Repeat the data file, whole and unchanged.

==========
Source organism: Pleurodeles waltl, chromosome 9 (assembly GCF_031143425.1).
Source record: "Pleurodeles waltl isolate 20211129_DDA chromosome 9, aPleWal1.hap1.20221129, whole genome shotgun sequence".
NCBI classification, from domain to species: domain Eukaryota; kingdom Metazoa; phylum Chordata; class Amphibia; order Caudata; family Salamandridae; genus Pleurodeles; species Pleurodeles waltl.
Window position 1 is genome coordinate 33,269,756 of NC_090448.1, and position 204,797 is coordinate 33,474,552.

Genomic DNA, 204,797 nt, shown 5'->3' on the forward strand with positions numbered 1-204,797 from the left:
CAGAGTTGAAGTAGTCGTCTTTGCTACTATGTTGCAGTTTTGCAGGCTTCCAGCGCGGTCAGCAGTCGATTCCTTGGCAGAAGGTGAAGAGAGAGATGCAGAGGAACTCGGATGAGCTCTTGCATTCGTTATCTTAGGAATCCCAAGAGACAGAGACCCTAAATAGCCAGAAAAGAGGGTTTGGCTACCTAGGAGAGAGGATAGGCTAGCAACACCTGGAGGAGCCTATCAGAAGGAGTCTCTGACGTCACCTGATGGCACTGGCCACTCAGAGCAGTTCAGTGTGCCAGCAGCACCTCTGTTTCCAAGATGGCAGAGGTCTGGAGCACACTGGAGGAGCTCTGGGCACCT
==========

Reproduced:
Source organism: Pleurodeles waltl, chromosome 9 (assembly GCF_031143425.1).
Source record: "Pleurodeles waltl isolate 20211129_DDA chromosome 9, aPleWal1.hap1.20221129, whole genome shotgun sequence".
NCBI classification, from domain to species: domain Eukaryota; kingdom Metazoa; phylum Chordata; class Amphibia; order Caudata; family Salamandridae; genus Pleurodeles; species Pleurodeles waltl.
Window position 1 is genome coordinate 33,269,756 of NC_090448.1, and position 204,797 is coordinate 33,474,552.

Genomic DNA, 204,797 nt, shown 5'->3' on the forward strand with positions numbered 1-204,797 from the left:
CAGAGTTGAAGTAGTCGTCTTTGCTACTATGTTGCAGTTTTGCAGGCTTCCAGCGCGGTCAGCAGTCGATTCCTTGGCAGAAGGTGAAGAGAGAGATGCAGAGGAACTCGGATGAGCTCTTGCATTCGTTATCTTAGGAATCCCAAGAGACAGAGACCCTAAATAGCCAGAAAAGAGGGTTTGGCTACCTAGGAGAGAGGATAGGCTAGCAACACCTGGAGGAGCCTATCAGAAGGAGTCTCTGACGTCACCTGATGGCACTGGCCACTCAGAGCAGTTCAGTGTGCCAGCAGCACCTCTGTTTCCAAGATGGCAGAGGTCTGGAGCACACTGGAGGAGCTCTGGGCACCT